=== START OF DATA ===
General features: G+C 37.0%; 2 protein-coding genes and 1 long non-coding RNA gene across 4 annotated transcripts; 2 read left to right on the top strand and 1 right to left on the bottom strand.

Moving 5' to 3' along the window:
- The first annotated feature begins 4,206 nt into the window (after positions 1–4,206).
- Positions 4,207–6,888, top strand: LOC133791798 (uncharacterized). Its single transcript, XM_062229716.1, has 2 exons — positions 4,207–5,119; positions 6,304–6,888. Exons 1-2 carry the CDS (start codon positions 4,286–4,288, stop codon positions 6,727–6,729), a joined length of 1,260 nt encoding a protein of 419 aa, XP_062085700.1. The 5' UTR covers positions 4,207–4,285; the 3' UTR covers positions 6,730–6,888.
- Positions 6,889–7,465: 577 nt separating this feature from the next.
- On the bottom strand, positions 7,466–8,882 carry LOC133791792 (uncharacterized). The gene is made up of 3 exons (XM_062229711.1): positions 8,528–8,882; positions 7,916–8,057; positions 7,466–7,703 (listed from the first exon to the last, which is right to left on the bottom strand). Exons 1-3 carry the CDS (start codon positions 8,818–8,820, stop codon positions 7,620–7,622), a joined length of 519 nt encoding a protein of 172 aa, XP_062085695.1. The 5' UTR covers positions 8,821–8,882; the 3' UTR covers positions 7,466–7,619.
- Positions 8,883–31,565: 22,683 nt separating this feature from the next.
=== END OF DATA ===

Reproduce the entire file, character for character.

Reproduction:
General features: G+C 37.0%; 2 protein-coding genes and 1 long non-coding RNA gene across 4 annotated transcripts; 2 read left to right on the top strand and 1 right to left on the bottom strand.

Moving 5' to 3' along the window:
- The first annotated feature begins 4,206 nt into the window (after positions 1–4,206).
- Positions 4,207–6,888, top strand: LOC133791798 (uncharacterized). Its single transcript, XM_062229716.1, has 2 exons — positions 4,207–5,119; positions 6,304–6,888. Exons 1-2 carry the CDS (start codon positions 4,286–4,288, stop codon positions 6,727–6,729), a joined length of 1,260 nt encoding a protein of 419 aa, XP_062085700.1. The 5' UTR covers positions 4,207–4,285; the 3' UTR covers positions 6,730–6,888.
- Positions 6,889–7,465: 577 nt separating this feature from the next.
- On the bottom strand, positions 7,466–8,882 carry LOC133791792 (uncharacterized). The gene is made up of 3 exons (XM_062229711.1): positions 8,528–8,882; positions 7,916–8,057; positions 7,466–7,703 (listed from the first exon to the last, which is right to left on the bottom strand). Exons 1-3 carry the CDS (start codon positions 8,818–8,820, stop codon positions 7,620–7,622), a joined length of 519 nt encoding a protein of 172 aa, XP_062085695.1. The 5' UTR covers positions 8,821–8,882; the 3' UTR covers positions 7,466–7,619.
- Positions 8,883–31,565: 22,683 nt separating this feature from the next.